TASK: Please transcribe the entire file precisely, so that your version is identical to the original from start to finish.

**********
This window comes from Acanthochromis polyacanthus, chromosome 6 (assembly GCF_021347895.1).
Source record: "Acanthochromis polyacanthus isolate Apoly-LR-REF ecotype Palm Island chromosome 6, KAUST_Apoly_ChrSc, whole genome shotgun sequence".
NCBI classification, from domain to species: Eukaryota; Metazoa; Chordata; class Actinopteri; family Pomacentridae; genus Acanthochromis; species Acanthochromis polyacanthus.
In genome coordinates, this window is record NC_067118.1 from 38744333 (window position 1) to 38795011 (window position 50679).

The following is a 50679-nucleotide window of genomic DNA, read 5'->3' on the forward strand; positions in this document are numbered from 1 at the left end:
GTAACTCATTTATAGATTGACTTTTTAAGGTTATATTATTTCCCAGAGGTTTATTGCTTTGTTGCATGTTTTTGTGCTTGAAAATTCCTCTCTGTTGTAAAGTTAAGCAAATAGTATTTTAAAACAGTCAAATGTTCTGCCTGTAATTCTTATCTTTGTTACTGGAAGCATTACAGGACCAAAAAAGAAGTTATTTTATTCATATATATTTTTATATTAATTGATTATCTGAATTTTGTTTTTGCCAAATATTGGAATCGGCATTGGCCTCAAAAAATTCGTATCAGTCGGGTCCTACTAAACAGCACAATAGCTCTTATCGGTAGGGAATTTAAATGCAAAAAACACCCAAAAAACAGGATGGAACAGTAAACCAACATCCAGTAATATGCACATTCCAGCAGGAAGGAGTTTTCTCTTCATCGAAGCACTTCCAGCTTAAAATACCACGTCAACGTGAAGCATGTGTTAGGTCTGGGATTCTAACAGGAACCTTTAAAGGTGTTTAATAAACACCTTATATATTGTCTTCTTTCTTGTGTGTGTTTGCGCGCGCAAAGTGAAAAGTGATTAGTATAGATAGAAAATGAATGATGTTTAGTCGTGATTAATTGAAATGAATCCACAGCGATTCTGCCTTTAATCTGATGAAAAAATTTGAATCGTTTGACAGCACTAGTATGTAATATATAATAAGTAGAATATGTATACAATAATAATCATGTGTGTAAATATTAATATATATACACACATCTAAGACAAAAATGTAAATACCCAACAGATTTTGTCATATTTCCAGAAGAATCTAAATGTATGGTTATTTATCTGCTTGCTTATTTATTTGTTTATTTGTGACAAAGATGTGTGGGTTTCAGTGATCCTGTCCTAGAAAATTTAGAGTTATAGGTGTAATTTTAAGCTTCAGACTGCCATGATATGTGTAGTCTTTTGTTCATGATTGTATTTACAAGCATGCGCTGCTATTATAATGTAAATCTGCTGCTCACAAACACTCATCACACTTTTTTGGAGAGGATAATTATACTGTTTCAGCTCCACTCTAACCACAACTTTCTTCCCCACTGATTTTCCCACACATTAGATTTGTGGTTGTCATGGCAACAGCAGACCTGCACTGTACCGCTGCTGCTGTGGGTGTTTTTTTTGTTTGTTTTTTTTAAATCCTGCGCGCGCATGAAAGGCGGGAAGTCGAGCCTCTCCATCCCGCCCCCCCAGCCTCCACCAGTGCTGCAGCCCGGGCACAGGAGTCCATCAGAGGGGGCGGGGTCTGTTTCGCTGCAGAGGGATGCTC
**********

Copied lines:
This window comes from Acanthochromis polyacanthus, chromosome 6 (assembly GCF_021347895.1).
Source record: "Acanthochromis polyacanthus isolate Apoly-LR-REF ecotype Palm Island chromosome 6, KAUST_Apoly_ChrSc, whole genome shotgun sequence".
NCBI classification, from domain to species: Eukaryota; Metazoa; Chordata; class Actinopteri; family Pomacentridae; genus Acanthochromis; species Acanthochromis polyacanthus.
In genome coordinates, this window is record NC_067118.1 from 38744333 (window position 1) to 38795011 (window position 50679).

The following is a 50679-nucleotide window of genomic DNA, read 5'->3' on the forward strand; positions in this document are numbered from 1 at the left end:
GTAACTCATTTATAGATTGACTTTTTAAGGTTATATTATTTCCCAGAGGTTTATTGCTTTGTTGCATGTTTTTGTGCTTGAAAATTCCTCTCTGTTGTAAAGTTAAGCAAATAGTATTTTAAAACAGTCAAATGTTCTGCCTGTAATTCTTATCTTTGTTACTGGAAGCATTACAGGACCAAAAAAGAAGTTATTTTATTCATATATATTTTTATATTAATTGATTATCTGAATTTTGTTTTTGCCAAATATTGGAATCGGCATTGGCCTCAAAAAATTCGTATCAGTCGGGTCCTACTAAACAGCACAATAGCTCTTATCGGTAGGGAATTTAAATGCAAAAAACACCCAAAAAACAGGATGGAACAGTAAACCAACATCCAGTAATATGCACATTCCAGCAGGAAGGAGTTTTCTCTTCATCGAAGCACTTCCAGCTTAAAATACCACGTCAACGTGAAGCATGTGTTAGGTCTGGGATTCTAACAGGAACCTTTAAAGGTGTTTAATAAACACCTTATATATTGTCTTCTTTCTTGTGTGTGTTTGCGCGCGCAAAGTGAAAAGTGATTAGTATAGATAGAAAATGAATGATGTTTAGTCGTGATTAATTGAAATGAATCCACAGCGATTCTGCCTTTAATCTGATGAAAAAATTTGAATCGTTTGACAGCACTAGTATGTAATATATAATAAGTAGAATATGTATACAATAATAATCATGTGTGTAAATATTAATATATATACACACATCTAAGACAAAAATGTAAATACCCAACAGATTTTGTCATATTTCCAGAAGAATCTAAATGTATGGTTATTTATCTGCTTGCTTATTTATTTGTTTATTTGTGACAAAGATGTGTGGGTTTCAGTGATCCTGTCCTAGAAAATTTAGAGTTATAGGTGTAATTTTAAGCTTCAGACTGCCATGATATGTGTAGTCTTTTGTTCATGATTGTATTTACAAGCATGCGCTGCTATTATAATGTAAATCTGCTGCTCACAAACACTCATCACACTTTTTTGGAGAGGATAATTATACTGTTTCAGCTCCACTCTAACCACAACTTTCTTCCCCACTGATTTTCCCACACATTAGATTTGTGGTTGTCATGGCAACAGCAGACCTGCACTGTACCGCTGCTGCTGTGGGTGTTTTTTTTGTTTGTTTTTTTTAAATCCTGCGCGCGCATGAAAGGCGGGAAGTCGAGCCTCTCCATCCCGCCCCCCCAGCCTCCACCAGTGCTGCAGCCCGGGCACAGGAGTCCATCAGAGGGGGCGGGGTCTGTTTCGCTGCAGAGGGATGCTC